Do you know that you can use Google’s services to build a one-click registration form for your web site? Everyone with a Google Account can then press a button and instantly sign up for your application with their email, name and photo.
This service is called federated login, and is built on top of the OAuth2 protocol. This is a complex process that involves several data-exchange requests between your server and Google, but we will leave all this to Google’s PHP Library, whcih will handle nearly everything on the server side.
Using this login/registration flow can simplify things for both you and your users. Here are some of the benefits:
- No need to create and validate registration and login forms;
- No need for a “forgot password” feature;
- Greatly simplified login/registration flow – you get the person’s email, name and photo with only one click;
- The email is already validated by Google, so you don’t have to send a validation message.
- Great security on Google’s part.
Of course, this will only work if the person has a Google account, so it might make sense to have this in addition to an existing registration system. Let’s get started!
Setting things up
Run the code from schema.sql (you can find it in the download archive) in phpMyAdmin or a different MySQL administration tool. This will create the glogin_users table in your database, which will be used to store account information about the users of your app. After this, write your database connection details to setup.php.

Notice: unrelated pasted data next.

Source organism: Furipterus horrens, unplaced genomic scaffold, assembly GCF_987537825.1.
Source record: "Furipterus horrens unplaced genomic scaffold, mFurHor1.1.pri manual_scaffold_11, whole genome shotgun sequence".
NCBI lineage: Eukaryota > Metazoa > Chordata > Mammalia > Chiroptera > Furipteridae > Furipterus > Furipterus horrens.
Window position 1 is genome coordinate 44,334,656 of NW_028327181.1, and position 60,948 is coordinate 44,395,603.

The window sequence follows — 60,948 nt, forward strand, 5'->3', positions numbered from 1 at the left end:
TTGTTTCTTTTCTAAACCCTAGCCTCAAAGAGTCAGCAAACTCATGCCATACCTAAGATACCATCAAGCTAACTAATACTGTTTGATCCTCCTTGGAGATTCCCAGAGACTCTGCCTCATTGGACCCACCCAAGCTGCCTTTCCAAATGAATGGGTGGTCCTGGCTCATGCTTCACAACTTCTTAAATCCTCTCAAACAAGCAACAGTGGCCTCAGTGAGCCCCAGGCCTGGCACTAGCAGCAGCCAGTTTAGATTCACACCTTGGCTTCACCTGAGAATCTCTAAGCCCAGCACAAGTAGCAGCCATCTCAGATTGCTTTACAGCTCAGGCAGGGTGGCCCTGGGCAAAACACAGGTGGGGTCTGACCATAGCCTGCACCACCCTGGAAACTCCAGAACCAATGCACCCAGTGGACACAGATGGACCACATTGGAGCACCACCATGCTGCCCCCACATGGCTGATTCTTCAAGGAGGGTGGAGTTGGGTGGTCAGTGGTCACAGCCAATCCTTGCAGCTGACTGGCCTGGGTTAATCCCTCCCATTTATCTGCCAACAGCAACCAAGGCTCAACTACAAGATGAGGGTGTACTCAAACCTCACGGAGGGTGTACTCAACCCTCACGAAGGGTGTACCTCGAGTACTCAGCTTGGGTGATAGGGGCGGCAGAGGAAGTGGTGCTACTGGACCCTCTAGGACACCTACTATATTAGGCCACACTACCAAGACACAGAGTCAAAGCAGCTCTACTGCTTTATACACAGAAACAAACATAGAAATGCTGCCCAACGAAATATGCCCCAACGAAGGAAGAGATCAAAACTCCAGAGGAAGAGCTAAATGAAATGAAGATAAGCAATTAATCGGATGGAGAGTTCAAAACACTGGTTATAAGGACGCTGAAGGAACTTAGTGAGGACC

The login form we are making, uses Google’s Federated login flow. What that means is that visitors of your website follow a link to a Google page, where they give your application access to their accounts, and are redirected back. You then get an access token, which you can use to request information about them. Here is a simplified description of the login flow:
- When the user clicks “Sign in with Google” in our demo, they are taken to Google’s Authentication page, where they see what permissions are requested by our application.
- Upon hitting accept, they are redirected back to the site, along with a special code parameter passed in the URL. Our application will use this code to obtain an access token;